When the Constitution first came into being in 1901, Section 127 provided that ‘in reckoning the numbers of people of the Commonwealth, or of a State or other part of the Commonwealth, aboriginal natives shall not be counted’. Our nation’s First Peoples had to wait until the 1967 Referendum in order to be counted as people in the Census.
As Greeks, we harbour certain historical memories about similarly not being treated as human beings by imperial powers. For over four hundred years, we enjoyed the legal status of the raya, a word that literally means a flock for we were ‘shorn’ (ie. taxed), in order to support our overlords. Just like early Anglo-Australia, so too did our erstwhile dynasts achieve their prosperity and power by “riding on the sheep’s back.”
This year, we commemorate a dolorous event: the one hundred year anniversary of the extirpation of the Asia Minor Greeks from their ancestral homelands. Last year, we commemorated the two hundred year anniversary of the Revolution proclaimed to rid us of the unbearable burden of a satrap who could not and would not treat us human beings. During the time we languished under his rule, our land was taken from us, our people were enslaved, our customs and traditions destroyed, our children stolen from us and in many cases we were forced to change our religious beliefs as these were considered inferior. When we determined to fight back, our fight for freedom and equality was met with genocide.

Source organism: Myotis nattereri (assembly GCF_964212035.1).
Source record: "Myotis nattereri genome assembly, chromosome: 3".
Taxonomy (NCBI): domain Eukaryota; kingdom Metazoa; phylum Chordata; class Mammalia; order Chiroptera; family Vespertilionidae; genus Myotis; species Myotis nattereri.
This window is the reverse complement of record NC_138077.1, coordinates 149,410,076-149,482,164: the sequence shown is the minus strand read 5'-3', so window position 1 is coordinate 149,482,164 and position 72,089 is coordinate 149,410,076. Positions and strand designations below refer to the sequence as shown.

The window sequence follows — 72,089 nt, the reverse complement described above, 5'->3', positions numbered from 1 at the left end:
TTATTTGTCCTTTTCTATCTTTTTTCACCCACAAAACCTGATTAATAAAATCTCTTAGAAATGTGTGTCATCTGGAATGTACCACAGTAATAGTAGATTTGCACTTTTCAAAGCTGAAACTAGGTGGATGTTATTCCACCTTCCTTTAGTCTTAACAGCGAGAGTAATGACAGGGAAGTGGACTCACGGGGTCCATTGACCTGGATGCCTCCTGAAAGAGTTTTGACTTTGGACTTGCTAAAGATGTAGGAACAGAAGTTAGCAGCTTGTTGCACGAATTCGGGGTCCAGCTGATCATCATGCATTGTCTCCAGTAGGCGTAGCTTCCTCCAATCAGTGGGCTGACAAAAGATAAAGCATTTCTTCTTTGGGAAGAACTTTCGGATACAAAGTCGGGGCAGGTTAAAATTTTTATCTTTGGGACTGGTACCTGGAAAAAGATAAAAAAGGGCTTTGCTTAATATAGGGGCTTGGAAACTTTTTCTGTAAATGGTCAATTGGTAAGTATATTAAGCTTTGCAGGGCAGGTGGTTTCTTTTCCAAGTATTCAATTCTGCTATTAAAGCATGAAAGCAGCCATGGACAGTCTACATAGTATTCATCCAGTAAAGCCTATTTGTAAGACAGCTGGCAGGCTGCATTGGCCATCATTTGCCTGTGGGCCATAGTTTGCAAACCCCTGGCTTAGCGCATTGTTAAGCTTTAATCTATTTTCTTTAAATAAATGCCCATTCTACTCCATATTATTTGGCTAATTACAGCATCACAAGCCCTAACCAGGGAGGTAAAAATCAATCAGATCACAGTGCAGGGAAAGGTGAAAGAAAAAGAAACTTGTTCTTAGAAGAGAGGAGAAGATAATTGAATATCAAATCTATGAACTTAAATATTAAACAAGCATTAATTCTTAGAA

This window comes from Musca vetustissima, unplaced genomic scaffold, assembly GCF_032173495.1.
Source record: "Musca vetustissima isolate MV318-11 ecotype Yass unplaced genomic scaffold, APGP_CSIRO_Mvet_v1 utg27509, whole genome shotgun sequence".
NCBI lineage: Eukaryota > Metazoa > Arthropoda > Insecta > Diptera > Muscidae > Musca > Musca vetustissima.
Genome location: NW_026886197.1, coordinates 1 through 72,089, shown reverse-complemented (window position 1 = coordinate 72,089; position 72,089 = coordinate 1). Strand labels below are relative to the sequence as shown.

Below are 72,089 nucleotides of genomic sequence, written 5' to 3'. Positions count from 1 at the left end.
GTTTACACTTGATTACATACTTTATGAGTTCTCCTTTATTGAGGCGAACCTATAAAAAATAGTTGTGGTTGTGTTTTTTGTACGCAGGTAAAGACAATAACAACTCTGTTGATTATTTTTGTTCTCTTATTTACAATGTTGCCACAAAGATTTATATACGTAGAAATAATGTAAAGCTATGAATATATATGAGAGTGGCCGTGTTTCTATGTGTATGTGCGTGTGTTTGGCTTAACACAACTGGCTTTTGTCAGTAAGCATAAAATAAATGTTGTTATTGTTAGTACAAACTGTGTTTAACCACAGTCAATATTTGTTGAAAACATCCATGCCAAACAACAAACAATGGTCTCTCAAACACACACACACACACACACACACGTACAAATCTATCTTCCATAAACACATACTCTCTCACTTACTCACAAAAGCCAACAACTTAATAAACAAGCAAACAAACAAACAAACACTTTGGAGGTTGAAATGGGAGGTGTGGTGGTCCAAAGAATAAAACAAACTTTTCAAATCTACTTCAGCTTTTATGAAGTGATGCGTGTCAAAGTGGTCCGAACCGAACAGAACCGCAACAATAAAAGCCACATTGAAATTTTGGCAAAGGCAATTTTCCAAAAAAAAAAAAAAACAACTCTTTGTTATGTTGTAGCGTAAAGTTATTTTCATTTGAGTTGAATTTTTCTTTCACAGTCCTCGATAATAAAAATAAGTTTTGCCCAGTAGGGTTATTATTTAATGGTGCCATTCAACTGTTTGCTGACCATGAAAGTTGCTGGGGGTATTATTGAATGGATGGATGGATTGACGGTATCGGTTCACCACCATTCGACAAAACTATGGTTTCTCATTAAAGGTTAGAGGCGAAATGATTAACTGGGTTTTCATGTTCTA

With the memory as our historical heritage, it is impossible for the Greek-Australian Community to support the maintenance of the date of 26 January, the day Captain Arthur Philip landed in Sydney Cove, marking the beginning of British settlement, when the British flag was planted and formal possession was taken, as Australia Day. For if we do so, we render the entire premise upon which the Modern Greek identity has been constructed, one of resistance against oppression and of constant struggle for equality, completely redundant. Of all the ethno-linguistic groups inhabiting Australia, ours is the one best place to empathise with the pain of our First Peoples when forced to recognise possibly the most calamitous date in their histories, as a day of celebration, just as if we were compelled to celebrate the 29th of May, or the 19th of May for that matter. Consequently, we know that we cannot be complicit in any attempt to efface or obscure the enormity of the crime that was visited upon our First Peoples upon the arrival of the British and their violent occupation of this country. We too, have suffered much, and remember too much.